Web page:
- May 1st, 2013
Have you ever wanted to meditate but just didn’t know how to start? This month’s Inner Balance can put you on the right path—and it’s easier than you’d think.
Excerpted from the new book Effortless Mind: Meditate with Ease by Ajayan Borys. Published with permission of New World Library (newworldlibrary.com).
- March 1st, 2013
People suffering from chronic inflammatory conditions in which psychological stress plays a major role—such as rheumatoid arthritis, inflammatory bowel disease, and asthma— may benefit from mindfulness meditation techniques according to a new study published in Brain, Behavior and Immunity.
- March 1st, 2013
Through research performed in the last twenty years, we now have ample scientific evidence for the existence and power of the mind-body connection. Numerous studies have increased our understanding of the mind-body link, demonstrating it to be a powerful tool for improving the quality of our lives.Exploring a key to health and happinessBy Mary Jo Ricketson
- January 1st, 2013
African-Americans with heart disease who practiced transcendental meditation regularly were 48 percent less likely to have a heart attack, stroke, or die from all causes compared with African-Americans who attended a health education class over more than five years, according to new research published in Circulation: Cardiovascular Quality and Outcomes.
- July 1st, 2012
Yoga has grown in popularity for a variety of reasons. Among them is its ability to reduce mental and physical stress, improve mood, and slow the aging process.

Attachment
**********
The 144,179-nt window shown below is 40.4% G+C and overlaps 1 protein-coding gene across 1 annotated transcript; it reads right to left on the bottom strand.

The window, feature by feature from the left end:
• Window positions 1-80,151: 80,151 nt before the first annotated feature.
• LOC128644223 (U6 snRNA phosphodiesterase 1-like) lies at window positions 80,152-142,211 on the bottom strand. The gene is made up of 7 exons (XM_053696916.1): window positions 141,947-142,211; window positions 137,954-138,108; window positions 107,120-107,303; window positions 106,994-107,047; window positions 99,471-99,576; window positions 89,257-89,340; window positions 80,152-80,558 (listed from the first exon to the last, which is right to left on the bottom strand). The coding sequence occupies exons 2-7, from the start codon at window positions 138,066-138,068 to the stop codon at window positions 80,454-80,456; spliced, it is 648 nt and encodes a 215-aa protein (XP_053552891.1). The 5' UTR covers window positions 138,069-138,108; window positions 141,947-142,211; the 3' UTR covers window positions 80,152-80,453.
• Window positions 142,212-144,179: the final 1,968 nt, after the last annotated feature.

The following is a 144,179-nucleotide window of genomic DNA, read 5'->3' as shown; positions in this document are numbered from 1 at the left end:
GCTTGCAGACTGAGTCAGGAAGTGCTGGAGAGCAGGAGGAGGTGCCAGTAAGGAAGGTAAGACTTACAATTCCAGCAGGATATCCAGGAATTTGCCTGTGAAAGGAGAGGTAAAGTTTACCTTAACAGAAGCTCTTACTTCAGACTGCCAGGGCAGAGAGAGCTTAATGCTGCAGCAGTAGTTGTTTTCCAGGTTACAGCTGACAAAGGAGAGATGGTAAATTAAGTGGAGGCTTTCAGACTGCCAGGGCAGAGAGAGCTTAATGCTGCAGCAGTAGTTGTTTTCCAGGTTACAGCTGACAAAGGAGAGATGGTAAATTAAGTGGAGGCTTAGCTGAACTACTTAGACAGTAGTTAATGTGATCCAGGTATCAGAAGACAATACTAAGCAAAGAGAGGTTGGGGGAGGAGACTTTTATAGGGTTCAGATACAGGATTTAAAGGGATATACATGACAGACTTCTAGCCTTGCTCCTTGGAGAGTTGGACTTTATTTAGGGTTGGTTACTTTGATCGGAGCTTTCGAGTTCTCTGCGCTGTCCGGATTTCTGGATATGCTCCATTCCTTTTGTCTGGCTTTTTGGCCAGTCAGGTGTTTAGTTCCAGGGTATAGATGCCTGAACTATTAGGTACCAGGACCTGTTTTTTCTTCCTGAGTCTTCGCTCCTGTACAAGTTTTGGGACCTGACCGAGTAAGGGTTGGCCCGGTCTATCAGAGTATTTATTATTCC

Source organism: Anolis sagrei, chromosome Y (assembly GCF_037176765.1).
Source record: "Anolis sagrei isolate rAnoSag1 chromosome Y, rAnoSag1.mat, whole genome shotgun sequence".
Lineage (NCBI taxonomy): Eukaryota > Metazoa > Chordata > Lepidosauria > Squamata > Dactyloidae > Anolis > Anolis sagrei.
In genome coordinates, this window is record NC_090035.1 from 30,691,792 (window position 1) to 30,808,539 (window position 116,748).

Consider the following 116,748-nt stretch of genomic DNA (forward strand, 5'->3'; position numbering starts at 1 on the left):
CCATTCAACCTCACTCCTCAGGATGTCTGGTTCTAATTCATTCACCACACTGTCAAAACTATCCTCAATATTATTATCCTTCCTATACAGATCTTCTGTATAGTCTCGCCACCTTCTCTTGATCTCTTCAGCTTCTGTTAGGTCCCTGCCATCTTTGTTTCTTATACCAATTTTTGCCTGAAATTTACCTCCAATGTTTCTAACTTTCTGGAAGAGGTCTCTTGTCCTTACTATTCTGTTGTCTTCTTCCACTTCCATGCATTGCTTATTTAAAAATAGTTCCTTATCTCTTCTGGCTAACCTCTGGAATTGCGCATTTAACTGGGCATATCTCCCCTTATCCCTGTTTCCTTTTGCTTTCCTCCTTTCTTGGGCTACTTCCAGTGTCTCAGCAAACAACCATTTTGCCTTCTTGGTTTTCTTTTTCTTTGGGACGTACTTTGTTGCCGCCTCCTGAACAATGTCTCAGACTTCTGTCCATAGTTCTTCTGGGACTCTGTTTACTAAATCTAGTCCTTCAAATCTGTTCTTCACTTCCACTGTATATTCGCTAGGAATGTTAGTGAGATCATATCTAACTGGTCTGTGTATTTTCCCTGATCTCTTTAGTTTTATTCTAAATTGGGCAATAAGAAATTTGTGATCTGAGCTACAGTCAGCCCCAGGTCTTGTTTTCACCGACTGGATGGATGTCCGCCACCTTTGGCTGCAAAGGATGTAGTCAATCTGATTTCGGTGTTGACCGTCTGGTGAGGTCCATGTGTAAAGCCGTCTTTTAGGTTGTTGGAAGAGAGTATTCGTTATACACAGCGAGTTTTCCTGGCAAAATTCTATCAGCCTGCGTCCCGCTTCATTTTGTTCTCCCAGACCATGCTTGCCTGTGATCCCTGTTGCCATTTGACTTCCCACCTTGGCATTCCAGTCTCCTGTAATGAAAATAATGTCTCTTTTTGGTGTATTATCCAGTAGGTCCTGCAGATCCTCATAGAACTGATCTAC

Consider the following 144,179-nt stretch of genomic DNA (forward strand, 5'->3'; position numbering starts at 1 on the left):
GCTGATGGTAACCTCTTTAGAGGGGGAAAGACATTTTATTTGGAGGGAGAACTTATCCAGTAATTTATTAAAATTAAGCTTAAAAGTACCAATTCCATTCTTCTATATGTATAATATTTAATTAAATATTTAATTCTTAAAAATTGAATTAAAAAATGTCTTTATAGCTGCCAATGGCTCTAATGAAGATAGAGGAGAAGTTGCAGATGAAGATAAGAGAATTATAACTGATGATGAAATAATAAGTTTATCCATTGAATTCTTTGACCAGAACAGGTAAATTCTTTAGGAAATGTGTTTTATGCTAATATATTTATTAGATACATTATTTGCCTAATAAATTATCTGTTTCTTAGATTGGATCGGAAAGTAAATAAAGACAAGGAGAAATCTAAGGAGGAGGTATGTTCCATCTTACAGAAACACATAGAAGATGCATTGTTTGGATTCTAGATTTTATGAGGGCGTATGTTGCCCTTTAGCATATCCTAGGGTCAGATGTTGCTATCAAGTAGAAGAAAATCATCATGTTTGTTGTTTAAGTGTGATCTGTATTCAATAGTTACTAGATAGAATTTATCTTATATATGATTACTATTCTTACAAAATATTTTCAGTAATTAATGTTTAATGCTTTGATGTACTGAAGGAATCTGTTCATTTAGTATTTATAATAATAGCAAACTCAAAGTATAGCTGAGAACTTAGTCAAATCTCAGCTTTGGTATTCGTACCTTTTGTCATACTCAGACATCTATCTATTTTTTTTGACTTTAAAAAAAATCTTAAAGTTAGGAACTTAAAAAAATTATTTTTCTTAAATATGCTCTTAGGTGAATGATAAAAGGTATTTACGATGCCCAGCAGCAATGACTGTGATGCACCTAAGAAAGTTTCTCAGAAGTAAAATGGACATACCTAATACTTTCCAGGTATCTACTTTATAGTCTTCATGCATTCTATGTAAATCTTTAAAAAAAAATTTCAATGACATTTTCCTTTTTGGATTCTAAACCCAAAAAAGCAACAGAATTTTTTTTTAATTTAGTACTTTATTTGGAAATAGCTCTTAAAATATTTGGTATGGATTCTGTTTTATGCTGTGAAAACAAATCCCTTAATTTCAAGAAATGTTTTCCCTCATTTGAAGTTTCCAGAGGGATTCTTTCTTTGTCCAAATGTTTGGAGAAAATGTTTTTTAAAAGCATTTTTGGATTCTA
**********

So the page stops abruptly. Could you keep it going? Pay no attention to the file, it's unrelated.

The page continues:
- July 1st, 2012
Part of truly appreciating our human experience is enjoying the sweetness of life—a perfectly ripe peach, a fresh slice of homemade bread, or a scoop of chocolate ice cream. However, at a time when we have access to the world’s rich variety of sweet delicacies more than ever before, the number of people with difficulties metabolizing sugar in their bloodstream soars.A Mind-Body Approach to DiabetesBy Sheila Patel, MD
- May 1st, 2012
A new brain study by researchers at Yale University shows that people who meditate regularly are able to switch off parts of the brain associated with anxiety, schizophrenia, attention deficit and hyperactivity disorder, and other problems.Experience the therapeutic effects of meditation.By Dr. Matthew B. James, PhD
- March 1st, 2012
These days, meditation is fashionable—a way for privileged individuals to attend special events, consume good food, interact with like-minded people, and have their picture taken with a famous Buddhist Lama. Obviously, this is not genuine practice. True meditation heightens your sensitivity and sharpens your insight.Perspective on Meditation in the Buddhist Traditionby Shyalpa Tenzin Rinpoche
- February 1st, 2012
It is a misunderstanding to think that the practice of meditation is merely a method for relieving stress and achieving peace for oneself, alone.Meditation isn't only about achieving peace for oneself!by Shyalpa Tenzin Rinpoche
- October 20th, 2011
In the late 1960s, the renowned French physician Alfred Tomatis was summoned to a Benedictine monastery in the south of France to investigate a mysterious illness that had flattened the unfortunate brothers. “Seventy of the 90 monks were slumping in their cells like wet dishrags,” he later wrote. The cause of their lethargy?Joseph Hooper